Next Stop $100 Say Analysts, As Crude Prices Achieve Highest Close Since 2014

by Ship & Bunker News Team
Tuesday October 26, 2021

Oil prices on Tuesday for two key benchmarks achieved  their highest closes since October 2014 due to the ongoing analytical focus on the global energy crunch and pleas for the Organization of the Petroleum Exporting Countries (OPEC) to boost output seemingly being ignored.

Brent rose 41 cents to settle at $86.40 per barrel, while West Texas Intermediate ended 89 cents higher at $84.65.

Edward Moya, senior market analysts at OANDA, remarked, "Crude prices continue to rise and pleas to OPEC to increase production continue to fall on deaf ears; the only thing that will get OPEC+ motivated is if private U.S. operators signal they will increase production."

Moya added, "A jump to $90 oil seems likely" – a prediction eclipsed by the world's largest asset manager, BlackRock, stating on Tuesday there was a high probability of oil reaching $100.

This falls in line with Saudi Aramco on Tuesday warning oil output capacity across the world is dropping quickly and companies need to invest more in production.

Amin Nasser said, "If there's aviation pick up next year, that spare capacity will be depleted; it's now getting to a situation where there's limited supply - whatever is left that's spare is declining rapidly."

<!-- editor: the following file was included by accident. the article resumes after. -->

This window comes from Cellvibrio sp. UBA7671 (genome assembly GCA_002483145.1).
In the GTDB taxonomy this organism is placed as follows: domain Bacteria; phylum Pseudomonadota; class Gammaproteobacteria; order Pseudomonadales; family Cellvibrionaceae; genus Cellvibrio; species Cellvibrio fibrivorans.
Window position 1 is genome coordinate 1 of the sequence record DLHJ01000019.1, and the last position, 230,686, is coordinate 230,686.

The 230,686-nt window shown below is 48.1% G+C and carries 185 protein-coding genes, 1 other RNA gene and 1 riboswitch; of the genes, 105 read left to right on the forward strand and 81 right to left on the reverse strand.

The question is, how long will the high prices continue?

Abdulaziz al-Harbi, CEO of Saudi Arabian Mining Co, said, "I think in the future there should be balance, in the near future, probably end of 2022, and I think prices are going, really, to sustain - but not at that high level."

Meanwhile, in order to reduce pressure from climbing energy prices, the government of South Korea has decided to temporarily slash domestic tax on key oil products by 20 percent, the biggest cut on record; according to Yonhap News Agency, the cut will help consumers save up to 2.5 trillion won over the six-month period.